Shark Attack Map: Man Bitten in Cape Cod, Where Is An Attack Most Likely?

Every time a person dives into the ocean or paddles out to catch a wave, they're entering a shark's habitat, and at times unknowingly swimming alongside one of the top predators in the water.

For many swimmers, the fear of sharks has been prevalent ever since Jaws hit the big screen in 1975 and there have been multiple attacks this summer, including on Wednesday afternoon in Cape Cod, Massachusetts.

So, what are the actual risks of swimming in the ocean and where are swimmers more likely to encounter the ocean predator?

A person has a one in 3,748,067 chance of being attacked by a shark, according to the Florida Museum's international shark attack file. You actually have a higher chance of winning $10,000 in the Mega Millions lottery than you do of being attacked by a shark.

You know that awesome photo you're trying to capture for your Instagram followers? It's possibly more dangerous than swimming in a shark's home. In 2016, the MIT Technology Review found that 73 people died while taking a selfie and only four people died from a shark attack, according to Earth Sky.

New York City is often cited as being a dangerous place, but the concrete jungle has got to be safer than getting into the water where sharks could be lurking, right? Well, in 1987 there were only 13 injuries caused by a shark bite throughout the United States. In New York City, there were 1,587 injuries caused by a human biting another human, according to the Florida Museum.

Staying out of the water because of your fear of sharks? Well, you may actually be safer taking a dip. From 1990 to 2006, the Florida Museum discovered that there were 16 fatalities because of sand hole collapses and only 11 fatalities from shark attacks. You're also far more likely to die from a fall – a one in 218 chance – than you are to die from a shark attack.

Sharks aren't even the biggest danger to humans in the ocean. In 2014, there were eight shark attack fatalities compared to 361 fatalities that were caused by rip currents.

While the risk is extremely low, there are some areas where an attack is more likely to occur than others. Casino.org found that swimmers in Florida have the greatest chance of being attacked, but the odds are still only one in 2,534,300.

Massachusetts' attack on Wednesday was rare and Casino.org's data shows the likelihood of an attack is only a one in 98,000,000 chance.

The organization's research found that the 10 states, including Florida, where attacks are most likely are: Virginia, South Carolina, North Carolina, Oregon, California, Rhode Island, Georgia, New Jersey, and Alabama.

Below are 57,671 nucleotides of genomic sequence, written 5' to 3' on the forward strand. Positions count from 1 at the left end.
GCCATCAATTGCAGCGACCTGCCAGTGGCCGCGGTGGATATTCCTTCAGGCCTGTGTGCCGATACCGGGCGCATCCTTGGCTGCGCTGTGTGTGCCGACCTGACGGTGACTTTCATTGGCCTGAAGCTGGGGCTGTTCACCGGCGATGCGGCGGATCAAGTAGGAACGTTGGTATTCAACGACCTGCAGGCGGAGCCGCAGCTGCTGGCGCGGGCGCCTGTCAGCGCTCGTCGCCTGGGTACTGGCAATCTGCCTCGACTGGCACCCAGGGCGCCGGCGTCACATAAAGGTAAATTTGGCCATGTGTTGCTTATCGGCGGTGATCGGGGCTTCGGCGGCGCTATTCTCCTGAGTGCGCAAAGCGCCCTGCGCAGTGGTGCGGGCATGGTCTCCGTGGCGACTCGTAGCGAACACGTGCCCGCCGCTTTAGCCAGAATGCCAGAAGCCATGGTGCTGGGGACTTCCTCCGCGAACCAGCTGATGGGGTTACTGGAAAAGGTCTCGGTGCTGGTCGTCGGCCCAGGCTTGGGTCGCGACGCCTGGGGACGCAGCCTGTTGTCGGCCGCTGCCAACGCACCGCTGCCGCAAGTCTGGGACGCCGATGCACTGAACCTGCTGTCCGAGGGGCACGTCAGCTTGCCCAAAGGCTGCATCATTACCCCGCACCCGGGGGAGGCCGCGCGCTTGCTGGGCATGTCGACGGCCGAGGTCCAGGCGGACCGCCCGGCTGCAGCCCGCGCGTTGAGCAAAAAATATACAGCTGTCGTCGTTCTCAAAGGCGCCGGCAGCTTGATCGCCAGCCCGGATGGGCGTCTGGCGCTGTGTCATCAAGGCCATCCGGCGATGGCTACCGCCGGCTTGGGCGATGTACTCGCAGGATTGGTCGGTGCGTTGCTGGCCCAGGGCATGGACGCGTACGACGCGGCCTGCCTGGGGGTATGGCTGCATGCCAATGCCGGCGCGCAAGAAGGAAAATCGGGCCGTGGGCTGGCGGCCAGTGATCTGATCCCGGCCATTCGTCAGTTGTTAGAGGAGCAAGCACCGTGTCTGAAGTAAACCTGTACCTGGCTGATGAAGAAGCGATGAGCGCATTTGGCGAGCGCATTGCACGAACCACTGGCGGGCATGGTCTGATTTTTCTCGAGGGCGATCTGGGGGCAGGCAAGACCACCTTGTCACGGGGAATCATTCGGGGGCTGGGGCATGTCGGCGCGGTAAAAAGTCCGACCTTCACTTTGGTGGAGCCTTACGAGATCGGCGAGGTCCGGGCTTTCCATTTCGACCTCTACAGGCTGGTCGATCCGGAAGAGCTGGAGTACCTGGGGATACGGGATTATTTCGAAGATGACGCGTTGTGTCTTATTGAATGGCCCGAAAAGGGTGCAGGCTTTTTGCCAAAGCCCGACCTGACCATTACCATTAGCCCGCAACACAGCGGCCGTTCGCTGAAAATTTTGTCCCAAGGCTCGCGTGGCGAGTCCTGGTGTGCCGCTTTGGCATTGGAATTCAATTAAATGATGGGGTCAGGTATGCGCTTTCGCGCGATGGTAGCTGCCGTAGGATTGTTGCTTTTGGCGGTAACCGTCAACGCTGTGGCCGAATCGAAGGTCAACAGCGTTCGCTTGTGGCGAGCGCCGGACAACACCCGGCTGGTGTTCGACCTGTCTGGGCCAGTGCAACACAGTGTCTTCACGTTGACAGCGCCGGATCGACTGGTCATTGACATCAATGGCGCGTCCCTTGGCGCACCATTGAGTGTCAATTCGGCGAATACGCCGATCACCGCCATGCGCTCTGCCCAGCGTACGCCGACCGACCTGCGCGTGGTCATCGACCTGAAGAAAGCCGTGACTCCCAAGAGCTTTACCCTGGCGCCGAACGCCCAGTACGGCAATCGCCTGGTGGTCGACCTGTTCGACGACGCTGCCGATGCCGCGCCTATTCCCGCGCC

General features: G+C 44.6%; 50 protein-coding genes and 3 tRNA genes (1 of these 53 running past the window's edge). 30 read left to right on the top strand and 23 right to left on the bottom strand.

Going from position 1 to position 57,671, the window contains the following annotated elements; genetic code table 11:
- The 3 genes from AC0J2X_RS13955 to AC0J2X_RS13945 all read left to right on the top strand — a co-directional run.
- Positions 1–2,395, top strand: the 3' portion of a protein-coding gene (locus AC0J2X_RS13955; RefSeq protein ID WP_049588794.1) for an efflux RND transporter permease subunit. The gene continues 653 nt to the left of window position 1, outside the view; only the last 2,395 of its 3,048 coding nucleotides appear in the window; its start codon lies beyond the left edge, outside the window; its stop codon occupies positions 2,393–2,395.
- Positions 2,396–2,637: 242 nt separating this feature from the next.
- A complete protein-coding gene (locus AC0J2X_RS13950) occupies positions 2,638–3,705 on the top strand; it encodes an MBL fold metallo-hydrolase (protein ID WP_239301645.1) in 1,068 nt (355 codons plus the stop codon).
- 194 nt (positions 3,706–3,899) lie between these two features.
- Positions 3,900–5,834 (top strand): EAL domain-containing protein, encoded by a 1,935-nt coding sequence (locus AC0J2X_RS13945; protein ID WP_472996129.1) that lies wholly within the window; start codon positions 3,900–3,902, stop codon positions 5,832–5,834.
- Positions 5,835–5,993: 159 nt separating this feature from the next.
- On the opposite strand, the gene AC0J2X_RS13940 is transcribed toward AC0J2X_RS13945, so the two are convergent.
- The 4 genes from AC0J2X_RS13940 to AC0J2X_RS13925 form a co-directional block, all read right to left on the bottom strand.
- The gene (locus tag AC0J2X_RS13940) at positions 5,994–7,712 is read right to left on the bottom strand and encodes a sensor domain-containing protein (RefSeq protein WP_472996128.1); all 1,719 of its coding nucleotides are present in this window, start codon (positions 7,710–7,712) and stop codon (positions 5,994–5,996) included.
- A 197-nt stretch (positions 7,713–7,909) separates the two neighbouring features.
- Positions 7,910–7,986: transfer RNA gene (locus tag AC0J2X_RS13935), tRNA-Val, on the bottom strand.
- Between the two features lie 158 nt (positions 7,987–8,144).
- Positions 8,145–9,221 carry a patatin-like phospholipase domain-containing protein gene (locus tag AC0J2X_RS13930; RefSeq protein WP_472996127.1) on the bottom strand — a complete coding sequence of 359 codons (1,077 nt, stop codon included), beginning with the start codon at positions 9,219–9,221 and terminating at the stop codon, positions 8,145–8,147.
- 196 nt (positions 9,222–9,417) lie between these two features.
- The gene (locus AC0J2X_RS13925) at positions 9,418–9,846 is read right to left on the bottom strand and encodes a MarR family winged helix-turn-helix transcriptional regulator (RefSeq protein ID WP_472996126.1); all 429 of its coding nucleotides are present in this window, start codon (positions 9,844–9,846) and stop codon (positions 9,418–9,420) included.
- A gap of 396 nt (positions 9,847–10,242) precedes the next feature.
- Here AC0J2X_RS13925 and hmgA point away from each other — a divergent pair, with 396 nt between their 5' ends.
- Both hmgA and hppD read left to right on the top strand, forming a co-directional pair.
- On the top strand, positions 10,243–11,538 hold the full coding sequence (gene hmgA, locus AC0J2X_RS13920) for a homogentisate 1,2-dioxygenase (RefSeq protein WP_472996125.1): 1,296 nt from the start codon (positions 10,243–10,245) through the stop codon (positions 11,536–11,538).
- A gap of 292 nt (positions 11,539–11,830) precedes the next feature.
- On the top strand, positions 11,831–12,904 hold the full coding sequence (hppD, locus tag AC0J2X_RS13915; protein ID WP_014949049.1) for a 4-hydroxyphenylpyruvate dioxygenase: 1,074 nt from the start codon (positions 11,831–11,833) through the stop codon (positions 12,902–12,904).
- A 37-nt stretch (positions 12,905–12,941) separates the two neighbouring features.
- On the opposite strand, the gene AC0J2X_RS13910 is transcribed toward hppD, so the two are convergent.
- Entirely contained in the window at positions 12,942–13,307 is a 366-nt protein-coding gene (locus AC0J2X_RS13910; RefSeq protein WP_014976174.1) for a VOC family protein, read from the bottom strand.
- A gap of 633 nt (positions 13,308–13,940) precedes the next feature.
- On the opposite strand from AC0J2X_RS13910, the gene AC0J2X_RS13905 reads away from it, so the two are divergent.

Of the coast states included in Casino.org's research, swimmers in Washinton state are least likely to be attacked and have only a one in 740,600,000 chance.

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A map of where shark attacks have occurred in the United States. Florida Museum

In 2017, the Florida Museum reported that shark attacks only occurred in eight of America's 50 states, including:

  • Florida: 31 attacks
  • South Carolina: 10 attacks
  • Hawaii: six attacks
  • California: two attacks
  • Massachusetts: one attack
  • North Carolina: one attack
  • Texas: one attack
  • Virginia: one attack

The frequency of shark attacks is on the rise, but that's doesn't mean sharks are becoming more aggressive or are suddenly targeting humans. As the population grows and more people enter the water, the Florida Museum has found that the number of attacks increases as well. In Florida, which often leads the country with regards to attacks, National Geographic found that the most attacks occur in September.

A swimmer also increases their chances of being attacked by swimming at dawn or dusk when sharks are often feeding, and when they're swimming alone because sharks are more likely to attack an individual than a group. Shiny jewelry can also increase the possibility of an attack, perhaps because light reflecting from metal can remind a shark of fish scales.

Several mobile phone applications including Dorsal and Sharktivity are also hoping to curb attacks by keeping swimmers informed of where sharks have recently been spotted.

Despite a public fear of being attacked, the risk of it happening is actually quite slim and National Geographic even noted that anyone who has been in the water at New Smyrna Beach in Florida, has likely been within 10 feet of a shark without ever knowing.

Given the statistics of how deadly the world can be, it seems a quote attributed to Gertrude Stein may categorize our daily existence best, "Nothing is really so very frightening when everything is so very dangerous."